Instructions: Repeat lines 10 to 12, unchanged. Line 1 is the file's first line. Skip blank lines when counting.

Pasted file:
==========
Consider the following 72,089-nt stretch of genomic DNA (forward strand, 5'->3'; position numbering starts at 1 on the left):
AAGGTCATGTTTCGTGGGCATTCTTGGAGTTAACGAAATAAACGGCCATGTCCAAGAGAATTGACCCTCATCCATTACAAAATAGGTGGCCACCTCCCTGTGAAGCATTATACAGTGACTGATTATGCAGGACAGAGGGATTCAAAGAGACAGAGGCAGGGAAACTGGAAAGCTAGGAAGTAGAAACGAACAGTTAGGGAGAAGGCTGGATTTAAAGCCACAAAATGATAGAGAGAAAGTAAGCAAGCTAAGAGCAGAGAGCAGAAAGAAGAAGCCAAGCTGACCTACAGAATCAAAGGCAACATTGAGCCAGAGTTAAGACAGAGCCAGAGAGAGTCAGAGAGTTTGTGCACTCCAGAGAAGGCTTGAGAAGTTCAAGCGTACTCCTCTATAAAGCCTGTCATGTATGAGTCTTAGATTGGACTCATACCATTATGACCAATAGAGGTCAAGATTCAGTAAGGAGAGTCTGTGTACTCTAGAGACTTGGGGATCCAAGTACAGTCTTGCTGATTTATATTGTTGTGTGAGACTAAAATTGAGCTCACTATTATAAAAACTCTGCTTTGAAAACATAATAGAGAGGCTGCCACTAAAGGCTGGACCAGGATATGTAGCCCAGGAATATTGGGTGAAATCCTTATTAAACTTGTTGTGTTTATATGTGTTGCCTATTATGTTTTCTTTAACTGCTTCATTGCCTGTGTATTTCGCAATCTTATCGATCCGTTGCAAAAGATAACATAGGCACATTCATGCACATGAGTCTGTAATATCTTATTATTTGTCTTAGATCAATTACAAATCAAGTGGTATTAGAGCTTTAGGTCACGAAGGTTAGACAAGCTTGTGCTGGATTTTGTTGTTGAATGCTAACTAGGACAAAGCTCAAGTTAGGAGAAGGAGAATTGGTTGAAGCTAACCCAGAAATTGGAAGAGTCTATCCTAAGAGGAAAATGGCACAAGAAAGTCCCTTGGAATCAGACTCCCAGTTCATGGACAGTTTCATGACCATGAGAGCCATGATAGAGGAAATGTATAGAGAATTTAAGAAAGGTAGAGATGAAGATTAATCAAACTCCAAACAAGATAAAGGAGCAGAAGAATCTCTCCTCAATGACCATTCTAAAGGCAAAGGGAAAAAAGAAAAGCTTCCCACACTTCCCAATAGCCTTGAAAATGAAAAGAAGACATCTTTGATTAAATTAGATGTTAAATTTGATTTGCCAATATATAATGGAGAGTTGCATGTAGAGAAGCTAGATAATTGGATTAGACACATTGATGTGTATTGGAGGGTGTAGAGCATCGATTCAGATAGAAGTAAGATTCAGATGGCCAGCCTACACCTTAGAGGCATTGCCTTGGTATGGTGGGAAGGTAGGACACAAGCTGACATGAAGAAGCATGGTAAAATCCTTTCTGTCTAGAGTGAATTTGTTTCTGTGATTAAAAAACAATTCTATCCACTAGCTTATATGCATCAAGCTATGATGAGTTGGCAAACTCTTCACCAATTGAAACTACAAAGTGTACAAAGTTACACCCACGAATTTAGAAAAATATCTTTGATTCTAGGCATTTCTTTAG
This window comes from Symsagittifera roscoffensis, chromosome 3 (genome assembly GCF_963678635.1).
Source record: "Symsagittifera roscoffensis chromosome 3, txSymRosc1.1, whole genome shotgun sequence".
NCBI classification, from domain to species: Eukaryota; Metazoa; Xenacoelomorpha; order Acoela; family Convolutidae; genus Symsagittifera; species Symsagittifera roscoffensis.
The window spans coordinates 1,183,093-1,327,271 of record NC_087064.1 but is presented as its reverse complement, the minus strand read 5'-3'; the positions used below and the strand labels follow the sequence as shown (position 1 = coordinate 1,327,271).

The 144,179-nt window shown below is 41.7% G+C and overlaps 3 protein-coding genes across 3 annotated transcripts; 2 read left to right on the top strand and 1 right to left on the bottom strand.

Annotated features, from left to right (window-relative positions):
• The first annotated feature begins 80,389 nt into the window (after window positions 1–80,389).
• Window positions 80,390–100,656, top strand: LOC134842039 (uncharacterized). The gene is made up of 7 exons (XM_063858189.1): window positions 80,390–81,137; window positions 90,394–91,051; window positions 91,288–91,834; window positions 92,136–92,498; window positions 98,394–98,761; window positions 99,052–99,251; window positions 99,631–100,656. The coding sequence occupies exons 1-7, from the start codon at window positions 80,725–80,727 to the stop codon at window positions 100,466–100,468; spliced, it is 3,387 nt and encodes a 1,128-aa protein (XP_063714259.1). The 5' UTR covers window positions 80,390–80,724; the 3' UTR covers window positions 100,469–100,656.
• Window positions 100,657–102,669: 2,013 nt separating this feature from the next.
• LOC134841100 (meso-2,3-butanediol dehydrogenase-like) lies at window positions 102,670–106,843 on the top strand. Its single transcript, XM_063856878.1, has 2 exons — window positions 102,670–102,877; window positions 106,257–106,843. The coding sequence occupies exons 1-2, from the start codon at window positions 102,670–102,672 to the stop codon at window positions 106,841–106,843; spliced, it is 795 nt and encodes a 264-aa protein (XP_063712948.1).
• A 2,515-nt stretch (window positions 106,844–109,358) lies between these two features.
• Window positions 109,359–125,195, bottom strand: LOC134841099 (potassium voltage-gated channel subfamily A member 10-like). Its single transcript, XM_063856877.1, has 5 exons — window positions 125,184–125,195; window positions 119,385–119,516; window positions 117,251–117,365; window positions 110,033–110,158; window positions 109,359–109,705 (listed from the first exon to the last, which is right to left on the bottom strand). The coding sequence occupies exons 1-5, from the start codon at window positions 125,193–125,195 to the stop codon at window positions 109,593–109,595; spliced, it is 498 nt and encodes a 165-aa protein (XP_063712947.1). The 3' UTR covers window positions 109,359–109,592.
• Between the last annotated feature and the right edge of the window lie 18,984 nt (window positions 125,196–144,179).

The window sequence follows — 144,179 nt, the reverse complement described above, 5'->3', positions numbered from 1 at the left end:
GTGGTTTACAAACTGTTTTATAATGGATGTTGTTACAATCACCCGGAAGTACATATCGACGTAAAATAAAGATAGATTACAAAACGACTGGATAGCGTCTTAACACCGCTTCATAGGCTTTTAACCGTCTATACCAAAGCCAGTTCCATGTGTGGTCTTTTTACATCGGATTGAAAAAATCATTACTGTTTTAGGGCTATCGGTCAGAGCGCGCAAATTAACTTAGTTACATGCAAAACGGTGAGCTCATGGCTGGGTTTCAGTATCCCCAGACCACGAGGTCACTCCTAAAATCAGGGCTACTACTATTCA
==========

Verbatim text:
• Window positions 80,390–100,656, top strand: LOC134842039 (uncharacterized). The gene is made up of 7 exons (XM_063858189.1): window positions 80,390–81,137; window positions 90,394–91,051; window positions 91,288–91,834; window positions 92,136–92,498; window positions 98,394–98,761; window positions 99,052–99,251; window positions 99,631–100,656. The coding sequence occupies exons 1-7, from the start codon at window positions 80,725–80,727 to the stop codon at window positions 100,466–100,468; spliced, it is 3,387 nt and encodes a 1,128-aa protein (XP_063714259.1). The 5' UTR covers window positions 80,390–80,724; the 3' UTR covers window positions 100,469–100,656.
• Window positions 100,657–102,669: 2,013 nt separating this feature from the next.
• LOC134841100 (meso-2,3-butanediol dehydrogenase-like) lies at window positions 102,670–106,843 on the top strand. Its single transcript, XM_063856878.1, has 2 exons — window positions 102,670–102,877; window positions 106,257–106,843. The coding sequence occupies exons 1-2, from the start codon at window positions 102,670–102,672 to the stop codon at window positions 106,841–106,843; spliced, it is 795 nt and encodes a 264-aa protein (XP_063712948.1).